Referendum question of Scots law

The distinctive Scottish jurisdiction has survived more or less intact within the UK. Picture: Complimentary
The distinctive Scottish jurisdiction has survived more or less intact within the UK. Picture: Complimentary
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Law is one of the institutions which underpins the separate Scots identity and its preservation is important, says Michael Sheridan

THE UK government seeks to apply legislation which is contrary to the rulings of the European Court and might even put the issue to a referendum. This relates specifically to prisoners’ voting rights and deportation of foreign criminals, but the potential ramifications are much wider. There are proposals now to move Europe towards full legal union, within a single jurisdiction.

This conjures an image of the USA where a number of separate states are united in one legal jurisdiction in which the legislature appears to be subject to final determination at the Supreme Court.

Is David Cameron harking back in the opposite direction to the English tradition of parliamentary supremacy over judicial interpretation of legal principle?

This may be of interest in Scotland where there is an at least historical affinity with the laws of European nations and the doctrine of parliamentary supremacy has never been endorsed. That doctrine arguably emerged from the actions of the exclusively English parliament in the execution of one monarch and the dismissal of another.

Does the Scottish referendum therefore present an opportunity to relocate the Scottish jurisdiction within its European homeland, away from the United Kingdom, and to join a community of jurisdictions founded in the Roman laws from which much of Scots law originates ?

There may be some difficulties.

Scotland’s affinity with the laws of European nations might not be an affinity with European law. After all, many of these nations and their institutions have been destroyed and rebuilt in the interim in the course of events such as the French revolution and the Year of Revolutions (1848), among others.

Their own links with the Roman laws shared with Scotland during the Middle Ages are likely to have been greatly eroded by renewal and codification and may by now have little in common with Scots law. Also, it is a little difficult to repose a great deal of confidence in Scottish governmental respect for judicial interpretation.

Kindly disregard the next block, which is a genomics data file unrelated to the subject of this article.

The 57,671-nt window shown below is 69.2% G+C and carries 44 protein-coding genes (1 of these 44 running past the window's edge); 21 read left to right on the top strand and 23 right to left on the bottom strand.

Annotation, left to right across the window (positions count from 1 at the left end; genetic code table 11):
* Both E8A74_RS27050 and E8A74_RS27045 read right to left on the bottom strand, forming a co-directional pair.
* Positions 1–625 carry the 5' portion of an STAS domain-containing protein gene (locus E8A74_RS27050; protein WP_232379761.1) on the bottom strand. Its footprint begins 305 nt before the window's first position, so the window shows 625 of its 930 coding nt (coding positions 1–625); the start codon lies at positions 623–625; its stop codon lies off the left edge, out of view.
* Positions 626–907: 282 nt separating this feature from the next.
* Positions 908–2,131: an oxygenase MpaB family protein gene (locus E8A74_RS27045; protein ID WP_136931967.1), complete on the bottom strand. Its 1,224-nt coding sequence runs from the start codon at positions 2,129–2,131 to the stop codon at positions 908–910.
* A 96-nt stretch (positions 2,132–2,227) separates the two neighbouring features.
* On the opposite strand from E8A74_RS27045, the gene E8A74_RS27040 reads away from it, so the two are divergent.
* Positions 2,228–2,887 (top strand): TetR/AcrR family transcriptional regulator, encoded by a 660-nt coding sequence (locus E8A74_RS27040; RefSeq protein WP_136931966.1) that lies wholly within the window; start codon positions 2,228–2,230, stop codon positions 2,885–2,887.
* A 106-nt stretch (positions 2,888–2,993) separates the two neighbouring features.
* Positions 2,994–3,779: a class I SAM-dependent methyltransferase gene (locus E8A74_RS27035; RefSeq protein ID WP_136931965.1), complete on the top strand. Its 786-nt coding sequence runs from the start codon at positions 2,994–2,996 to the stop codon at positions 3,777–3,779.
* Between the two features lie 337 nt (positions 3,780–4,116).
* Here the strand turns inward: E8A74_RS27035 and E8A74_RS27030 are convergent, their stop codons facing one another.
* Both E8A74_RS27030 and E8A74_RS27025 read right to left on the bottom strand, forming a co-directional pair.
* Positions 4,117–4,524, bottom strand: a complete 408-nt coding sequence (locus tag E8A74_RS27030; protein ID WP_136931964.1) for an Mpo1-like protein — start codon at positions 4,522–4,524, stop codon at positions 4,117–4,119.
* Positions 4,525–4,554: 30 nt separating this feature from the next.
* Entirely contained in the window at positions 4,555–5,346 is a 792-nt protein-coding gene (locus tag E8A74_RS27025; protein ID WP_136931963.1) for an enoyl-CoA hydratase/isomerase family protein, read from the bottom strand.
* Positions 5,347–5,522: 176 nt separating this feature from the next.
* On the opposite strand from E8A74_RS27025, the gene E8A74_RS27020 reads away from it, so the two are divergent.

The present Justice Minister once denigrated the UK Supreme Court as having no more legal acumen than casual tourists.

This was perhaps the mindset to which Alistair Bonnington referred in his declaration that the Scottish Parliament had done more damage to Scots law in 13 years than Westminster had done in three centuries. That declaration was hotly disputed but not effectively contradicted.

If there is any disenchantment at the Scottish Parliament towards judicial interpretation, this may arise from its being purely a creature of statute with no remit to entertain judicial guidance. This is quite different to the former Scottish parliament whose statutes appear to have been addressed directly to the judiciary in their title as the Lords of Council and Session.

Then we have the evidence before us that the distinctive Scottish jurisdiction has survived more or less intact within Great Britain and the United Kingdom for those three centuries. This follows from a Treaty of Union which, with some minor exceptions, appears to have retained authority and ongoing assent throughout that period. That treaty is often seen as guaranteeing the existence of the separate laws and legal jurisdiction of Scotland for all time.

Nothing, of course, is for all time and the treaty might not quite say that anyway, but it seems to have worked to that effect at least to some extent.

This is not likely to be a burning issue in the Scottish referendum where the debate appears to be more focused on economic factors. Nevertheless, Scots law is one of the institutions which underpins the separate Scottish identity and its preservation is quite likely to be more important than transient economic conditions to the future of that identity.

The choice appears to lie between reliance upon the ongoing efficacy of the Treaty of Union within the UK on the one hand, and alignment with historic partners drawn from common ancestry in the Roman laws of medieval Europe now moving towards a unified legal jurisdiction on the other.

Are any practical consequences likely to arise from this choice? The supremacy of parliament or of the courts, the requirement for corroboration in criminal trials, adversarial trial, including trial by jury as against judicial inquisition, and the independence of the legal profession are all issues which might be approached quite differently from one option to the other.

The Scottish Law Agents Society is neutral in this issue but seeks to underline its importance and to promote informative and constructive debate. 

• Michael Sheridan is secretary of the Scottish Law Agents Society 

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